Spatial Autocorrelation (SA) is the correlations of the observed data of an area in the form of spatial pattern. The criterion of SA phenomenon occurrence is when the distribution of one observed variable value follows a particular pattern systematically. The SA analysis is most useful and an important tool for investigating the spatial database, This analysis not only itself gives useful information about the relationship between the inner side, but the results for the most complex statistical analysis are given. The aim of this study is to investigate the pattern of the spatial distribution of temperature, rainfall and humidity model of spatial autocorrelation using Moran's central local and global statistics.
The main aim of this study is to investigate the spatial distribution patterns of temperature, precipitation, and humidity using geostatistical exploratory analysis in the central area of Iran. For this purpose, data from 72 synoptic stations of Iranian Meteorological Organization for the period from 1972 to 2012 were collected, reviewed, and analyzed. Methods used include ordinary, Sample and General Kriging with Circular, Gaussian, Spherical, and Exponential variograms, which is done in Arc GIS 10.2. Then, the errors criteria measures to assess their accuracy and precision have been used.
Kriging is a moderately quick interpolator that can be exact or smoothed depending on the measurement error model. Kriging uses statistical models that allow a variety of map outputs including predictions, standard errors, and probabilities. Kriging assigns weights according to a (moderately) data-driven weighting function, rather than an arbitrary function, but it is still an interpolation algorithm and will give very similar results to those of others methods in many cases. All Kriging techniques are based on the simple linear models as:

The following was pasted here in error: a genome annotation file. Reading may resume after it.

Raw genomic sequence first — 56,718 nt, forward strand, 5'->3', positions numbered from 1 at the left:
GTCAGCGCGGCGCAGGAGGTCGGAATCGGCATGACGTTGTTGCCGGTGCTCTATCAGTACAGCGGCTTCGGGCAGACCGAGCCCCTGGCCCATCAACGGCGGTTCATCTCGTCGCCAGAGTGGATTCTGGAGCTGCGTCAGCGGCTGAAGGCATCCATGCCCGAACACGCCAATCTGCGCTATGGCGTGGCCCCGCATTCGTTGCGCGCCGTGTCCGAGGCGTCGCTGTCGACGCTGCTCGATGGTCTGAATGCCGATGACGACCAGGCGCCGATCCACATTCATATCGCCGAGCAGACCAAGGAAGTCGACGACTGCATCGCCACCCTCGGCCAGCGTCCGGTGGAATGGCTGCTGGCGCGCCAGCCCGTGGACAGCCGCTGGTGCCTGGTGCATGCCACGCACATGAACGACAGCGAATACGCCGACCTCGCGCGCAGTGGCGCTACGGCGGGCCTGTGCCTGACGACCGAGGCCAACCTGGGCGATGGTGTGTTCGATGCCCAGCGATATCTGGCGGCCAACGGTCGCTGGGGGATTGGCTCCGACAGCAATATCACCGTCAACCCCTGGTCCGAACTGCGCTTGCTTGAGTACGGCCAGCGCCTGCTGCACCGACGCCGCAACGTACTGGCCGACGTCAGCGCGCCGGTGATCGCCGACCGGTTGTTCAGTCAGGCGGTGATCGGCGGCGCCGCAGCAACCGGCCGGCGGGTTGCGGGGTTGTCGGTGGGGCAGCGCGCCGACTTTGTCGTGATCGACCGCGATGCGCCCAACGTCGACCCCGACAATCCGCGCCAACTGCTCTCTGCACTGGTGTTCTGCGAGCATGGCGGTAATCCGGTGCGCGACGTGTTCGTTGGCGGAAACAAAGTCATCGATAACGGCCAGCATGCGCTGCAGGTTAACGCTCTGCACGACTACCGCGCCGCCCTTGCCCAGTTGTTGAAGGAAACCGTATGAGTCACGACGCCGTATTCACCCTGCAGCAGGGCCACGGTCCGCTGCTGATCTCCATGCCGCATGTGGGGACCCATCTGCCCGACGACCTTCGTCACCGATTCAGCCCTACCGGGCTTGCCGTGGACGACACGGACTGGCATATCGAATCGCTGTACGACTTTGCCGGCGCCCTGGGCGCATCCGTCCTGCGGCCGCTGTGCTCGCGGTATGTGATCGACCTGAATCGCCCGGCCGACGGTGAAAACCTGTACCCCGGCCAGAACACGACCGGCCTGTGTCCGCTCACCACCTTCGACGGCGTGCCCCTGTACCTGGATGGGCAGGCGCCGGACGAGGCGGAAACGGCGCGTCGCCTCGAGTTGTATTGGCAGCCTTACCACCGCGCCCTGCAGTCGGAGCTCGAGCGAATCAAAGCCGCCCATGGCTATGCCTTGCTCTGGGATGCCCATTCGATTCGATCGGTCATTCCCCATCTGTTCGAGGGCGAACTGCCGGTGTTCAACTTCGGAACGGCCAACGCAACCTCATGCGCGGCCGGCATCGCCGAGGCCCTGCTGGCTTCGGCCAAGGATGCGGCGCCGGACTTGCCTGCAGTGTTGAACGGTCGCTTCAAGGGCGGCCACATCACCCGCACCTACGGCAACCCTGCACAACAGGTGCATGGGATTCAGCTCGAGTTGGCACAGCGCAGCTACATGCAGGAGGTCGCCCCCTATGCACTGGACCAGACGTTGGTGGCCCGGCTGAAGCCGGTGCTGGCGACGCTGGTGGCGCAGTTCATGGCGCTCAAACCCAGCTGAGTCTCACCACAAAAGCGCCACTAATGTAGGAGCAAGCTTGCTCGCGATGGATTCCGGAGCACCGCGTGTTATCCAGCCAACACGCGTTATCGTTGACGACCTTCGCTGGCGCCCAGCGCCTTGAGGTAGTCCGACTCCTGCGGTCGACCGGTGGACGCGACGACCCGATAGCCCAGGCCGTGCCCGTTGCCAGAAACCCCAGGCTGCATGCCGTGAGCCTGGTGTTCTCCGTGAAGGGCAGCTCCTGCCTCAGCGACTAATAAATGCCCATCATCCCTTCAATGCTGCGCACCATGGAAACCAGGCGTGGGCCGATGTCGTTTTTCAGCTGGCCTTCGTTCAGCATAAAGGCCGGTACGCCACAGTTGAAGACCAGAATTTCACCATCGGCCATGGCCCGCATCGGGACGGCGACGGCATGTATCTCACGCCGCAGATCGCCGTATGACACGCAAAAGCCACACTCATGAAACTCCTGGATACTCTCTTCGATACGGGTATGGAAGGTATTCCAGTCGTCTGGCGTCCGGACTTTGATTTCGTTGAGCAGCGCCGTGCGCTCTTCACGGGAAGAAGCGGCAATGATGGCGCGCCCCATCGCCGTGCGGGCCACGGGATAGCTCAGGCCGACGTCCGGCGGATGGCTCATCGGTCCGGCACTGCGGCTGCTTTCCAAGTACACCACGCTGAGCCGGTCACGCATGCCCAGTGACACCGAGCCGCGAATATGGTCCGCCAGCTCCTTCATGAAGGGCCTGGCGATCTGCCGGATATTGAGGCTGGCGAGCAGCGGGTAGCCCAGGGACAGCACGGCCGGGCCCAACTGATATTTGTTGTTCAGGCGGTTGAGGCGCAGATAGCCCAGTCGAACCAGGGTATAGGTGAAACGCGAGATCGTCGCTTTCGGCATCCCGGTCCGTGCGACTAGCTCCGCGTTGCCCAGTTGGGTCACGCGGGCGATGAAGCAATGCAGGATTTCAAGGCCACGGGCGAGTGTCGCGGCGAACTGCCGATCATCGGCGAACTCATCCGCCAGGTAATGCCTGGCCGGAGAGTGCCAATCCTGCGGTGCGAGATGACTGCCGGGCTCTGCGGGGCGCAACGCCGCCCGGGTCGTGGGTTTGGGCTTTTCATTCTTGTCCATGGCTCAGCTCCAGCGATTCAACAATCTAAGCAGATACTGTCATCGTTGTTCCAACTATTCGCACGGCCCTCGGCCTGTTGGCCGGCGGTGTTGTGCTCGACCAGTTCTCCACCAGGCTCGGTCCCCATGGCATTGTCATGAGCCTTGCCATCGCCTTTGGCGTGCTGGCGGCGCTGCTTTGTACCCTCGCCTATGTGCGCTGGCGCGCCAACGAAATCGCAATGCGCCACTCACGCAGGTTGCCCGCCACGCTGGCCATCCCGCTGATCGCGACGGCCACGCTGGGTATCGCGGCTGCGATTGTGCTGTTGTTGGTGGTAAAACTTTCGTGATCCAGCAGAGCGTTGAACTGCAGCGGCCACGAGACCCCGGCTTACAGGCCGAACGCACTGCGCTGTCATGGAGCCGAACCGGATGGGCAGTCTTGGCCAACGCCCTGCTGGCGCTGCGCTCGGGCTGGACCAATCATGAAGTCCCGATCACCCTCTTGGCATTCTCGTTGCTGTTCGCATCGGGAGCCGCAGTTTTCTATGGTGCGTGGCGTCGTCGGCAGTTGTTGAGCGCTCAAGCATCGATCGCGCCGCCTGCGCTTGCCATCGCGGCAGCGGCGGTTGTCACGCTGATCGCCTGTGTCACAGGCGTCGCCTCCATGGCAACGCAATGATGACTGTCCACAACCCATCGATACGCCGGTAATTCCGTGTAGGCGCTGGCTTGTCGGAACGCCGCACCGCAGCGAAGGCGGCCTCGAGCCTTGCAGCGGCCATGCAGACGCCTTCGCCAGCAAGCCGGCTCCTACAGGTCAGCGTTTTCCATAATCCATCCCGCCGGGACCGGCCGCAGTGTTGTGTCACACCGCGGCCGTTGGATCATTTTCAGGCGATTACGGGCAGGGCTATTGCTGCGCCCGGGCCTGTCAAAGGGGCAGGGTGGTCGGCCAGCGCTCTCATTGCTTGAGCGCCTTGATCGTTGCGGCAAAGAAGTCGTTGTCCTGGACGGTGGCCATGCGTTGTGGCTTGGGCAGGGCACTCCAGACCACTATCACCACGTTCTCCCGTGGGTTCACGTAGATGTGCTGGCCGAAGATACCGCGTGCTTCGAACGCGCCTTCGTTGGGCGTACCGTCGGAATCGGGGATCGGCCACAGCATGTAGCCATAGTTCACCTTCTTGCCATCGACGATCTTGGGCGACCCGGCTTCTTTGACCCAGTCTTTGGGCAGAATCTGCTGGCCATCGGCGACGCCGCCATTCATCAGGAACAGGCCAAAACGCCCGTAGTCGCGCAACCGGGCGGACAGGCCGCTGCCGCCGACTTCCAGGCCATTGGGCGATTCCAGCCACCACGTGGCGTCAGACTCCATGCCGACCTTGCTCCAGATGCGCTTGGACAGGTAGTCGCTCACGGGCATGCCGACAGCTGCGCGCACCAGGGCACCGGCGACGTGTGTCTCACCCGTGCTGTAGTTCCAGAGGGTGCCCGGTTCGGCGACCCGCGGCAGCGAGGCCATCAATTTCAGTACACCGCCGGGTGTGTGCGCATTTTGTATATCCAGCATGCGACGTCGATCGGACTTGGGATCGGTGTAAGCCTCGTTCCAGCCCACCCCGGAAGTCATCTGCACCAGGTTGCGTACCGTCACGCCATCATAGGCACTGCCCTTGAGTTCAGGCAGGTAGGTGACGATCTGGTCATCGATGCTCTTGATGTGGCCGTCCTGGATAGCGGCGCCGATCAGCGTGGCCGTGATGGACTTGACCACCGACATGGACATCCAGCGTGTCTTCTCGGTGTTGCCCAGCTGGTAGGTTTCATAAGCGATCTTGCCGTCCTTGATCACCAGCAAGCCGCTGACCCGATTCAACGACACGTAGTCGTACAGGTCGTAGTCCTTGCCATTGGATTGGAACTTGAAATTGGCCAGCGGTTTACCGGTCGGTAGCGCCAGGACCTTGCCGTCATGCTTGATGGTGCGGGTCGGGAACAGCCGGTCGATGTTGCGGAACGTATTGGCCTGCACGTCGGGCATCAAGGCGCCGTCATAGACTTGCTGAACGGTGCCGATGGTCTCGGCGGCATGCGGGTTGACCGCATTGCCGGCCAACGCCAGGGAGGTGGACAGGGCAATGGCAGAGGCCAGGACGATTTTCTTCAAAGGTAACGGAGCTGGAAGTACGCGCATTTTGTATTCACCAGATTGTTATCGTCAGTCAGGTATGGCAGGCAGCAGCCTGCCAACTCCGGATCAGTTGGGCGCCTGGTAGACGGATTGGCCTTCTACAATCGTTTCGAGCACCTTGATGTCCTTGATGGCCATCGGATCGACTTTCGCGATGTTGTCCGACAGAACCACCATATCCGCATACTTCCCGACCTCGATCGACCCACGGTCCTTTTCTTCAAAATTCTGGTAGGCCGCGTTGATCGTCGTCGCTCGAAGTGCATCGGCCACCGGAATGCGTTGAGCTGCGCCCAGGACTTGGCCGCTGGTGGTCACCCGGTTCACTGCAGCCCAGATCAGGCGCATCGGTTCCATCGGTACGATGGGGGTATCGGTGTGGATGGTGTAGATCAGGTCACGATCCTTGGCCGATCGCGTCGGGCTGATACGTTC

Whereis the estimator of the true value at any location, andare the weights allocated to each observation such that
The technique minimizes estimation variables by solving a set of Kriging equations, which include covariance between the point or volume to be estimated and the sample points and covariance between each pair of sample points .In this investigation, we have used the Simple, Ordinary, and Universal Kriging for interpolation of temperature, precipitation, and humidity. Various results are obtained with the use of different interpolation methods on similar data. With the wide and increasing applications of the spatial interpolation methods, there is also a growing concern about their accuracy and precision. Several error measurements have been proposed. Commonly used error measurements include: mean error (ME) or mean bias error (MBE), mean absolute error (MAE), mean squared error (MSE) and root mean squared error (RMSE). If ME and MSE are closer to zero, and RMSE is smaller, the better is the model. ASE and RSME should be the same or close. If ASE>RSME, then the method overestimates the primary variable. If ASE<RSME, then the method underestimates the primary variable. RMSSE should be close to 1. If RMSSE>1, the method underestimates the primary variable, and if RMSSE<1, it overestimates the primary variable.